Los Angeles County officials have frozen the bank account of Wilmington Cemetery because of an unexplained deficit in the account, leaving the 130-year-old graveyard that once was the resting place of the community's founder without any money to pay its three employees.
The county, which acts as the treasurer and bank for the publicly operated cemetery, has not paid the employees for three weeks because the graveyard's account is $21,428 overdrawn, according to Clifford Mansfield, chief of the county's accounting division.
The cemetery, which its operators say is the oldest active graveyard in the county, is surrounded by shipping containers, auto parts yards and some homes in industrial east Wilmington. It is run by a four-member board of trustees and is funded through the sale of plots as well as taxes collected by the Wilmington Cemetery District, an assessment district established in the late 1950s to pay for the 10-acre facility's upkeep.
Board President Dade Albright could not explain the deficit this week, saying Cal Thomas, a board member who is also the district's accountant, handles all financial matters. Efforts to reach Thomas were unsuccessful. Albright said Thomas was out of town and would not be available until next week.
David Baker, the cemetery's manager, said Albright gave him and the cemetery's two groundskeepers cash advances on their paychecks on Tuesday after they complained that they have been unable to pay bills.
"We haven't been able to pay our June rent," Baker said. "One of the employees has already gotten an eviction notice."
The cemetery enjoyed its glory days about a century ago, according to local historians. Phineas Banning, who founded Wilmington and began developing what is now Los Angeles Harbor, was buried there in 1885. His mansion, now a museum, is located several blocks away.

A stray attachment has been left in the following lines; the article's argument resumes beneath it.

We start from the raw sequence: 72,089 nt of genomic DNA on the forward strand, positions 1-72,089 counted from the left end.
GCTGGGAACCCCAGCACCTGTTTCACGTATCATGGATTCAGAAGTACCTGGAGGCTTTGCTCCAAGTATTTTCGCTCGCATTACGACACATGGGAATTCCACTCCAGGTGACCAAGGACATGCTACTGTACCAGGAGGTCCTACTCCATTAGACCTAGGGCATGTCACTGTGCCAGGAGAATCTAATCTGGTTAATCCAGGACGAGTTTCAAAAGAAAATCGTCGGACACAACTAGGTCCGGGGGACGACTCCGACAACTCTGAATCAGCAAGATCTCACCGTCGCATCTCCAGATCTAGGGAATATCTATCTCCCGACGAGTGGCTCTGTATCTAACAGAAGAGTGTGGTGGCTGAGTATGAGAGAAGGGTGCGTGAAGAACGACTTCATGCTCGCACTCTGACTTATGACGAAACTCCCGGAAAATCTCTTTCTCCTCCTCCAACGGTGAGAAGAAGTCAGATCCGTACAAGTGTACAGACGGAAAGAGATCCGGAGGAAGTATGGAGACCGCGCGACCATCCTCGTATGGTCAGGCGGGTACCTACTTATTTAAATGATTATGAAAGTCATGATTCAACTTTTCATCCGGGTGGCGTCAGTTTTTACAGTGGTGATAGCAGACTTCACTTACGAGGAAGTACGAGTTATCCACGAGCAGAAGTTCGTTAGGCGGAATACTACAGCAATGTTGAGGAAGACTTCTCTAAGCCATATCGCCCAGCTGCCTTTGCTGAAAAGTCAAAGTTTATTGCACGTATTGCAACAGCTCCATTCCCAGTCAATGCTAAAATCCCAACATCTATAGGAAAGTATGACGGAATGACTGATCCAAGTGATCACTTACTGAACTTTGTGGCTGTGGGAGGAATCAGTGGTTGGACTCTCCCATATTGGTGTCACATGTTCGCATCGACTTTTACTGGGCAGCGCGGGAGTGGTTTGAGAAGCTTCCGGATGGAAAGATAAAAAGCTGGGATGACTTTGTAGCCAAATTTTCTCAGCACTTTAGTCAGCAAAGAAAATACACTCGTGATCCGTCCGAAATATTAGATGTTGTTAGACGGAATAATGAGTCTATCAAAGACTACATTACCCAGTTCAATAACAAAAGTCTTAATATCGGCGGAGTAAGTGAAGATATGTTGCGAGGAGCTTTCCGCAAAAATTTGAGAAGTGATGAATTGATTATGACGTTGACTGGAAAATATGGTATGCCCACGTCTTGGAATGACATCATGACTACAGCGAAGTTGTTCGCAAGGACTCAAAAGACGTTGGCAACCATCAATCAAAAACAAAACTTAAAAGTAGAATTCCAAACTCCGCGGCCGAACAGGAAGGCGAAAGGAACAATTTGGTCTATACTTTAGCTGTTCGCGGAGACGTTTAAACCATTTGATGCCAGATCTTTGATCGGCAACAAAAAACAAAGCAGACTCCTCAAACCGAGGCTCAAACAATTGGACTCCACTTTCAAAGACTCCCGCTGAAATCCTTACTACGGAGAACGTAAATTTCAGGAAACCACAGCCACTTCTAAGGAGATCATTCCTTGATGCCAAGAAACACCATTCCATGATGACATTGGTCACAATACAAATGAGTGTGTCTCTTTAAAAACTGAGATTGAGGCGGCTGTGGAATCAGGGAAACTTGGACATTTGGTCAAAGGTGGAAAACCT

Banning's remains were later moved by his second wife to Rosedale Cemetery in Los Angeles, but his first wife, Rebecca, and five of his children remain buried at Wilmington Cemetery.
The privately owned cemetery was neglected for years and became overgrown with weeds and tall grass. In 1958, Wilmington residents voted to create the assessment district, and five years later, the graveyard was rededicated as a publicly operated cemetery.
In recent weeks, some residents have complained that the cemetery, located in the 600 block of East O Street, has not been adequately maintained. Los Angeles Councilwoman Joan Milke Flores, who represents Wilmington, has received a letter and several phone calls from residents concerned about weeds, high grass and litter, a Flores' aide said.
Pat Briese, a cemetery trustee, said the complaints are unwarranted. "It used to be in real bad shape, but it looks real good now compared to even 10 years ago," he said.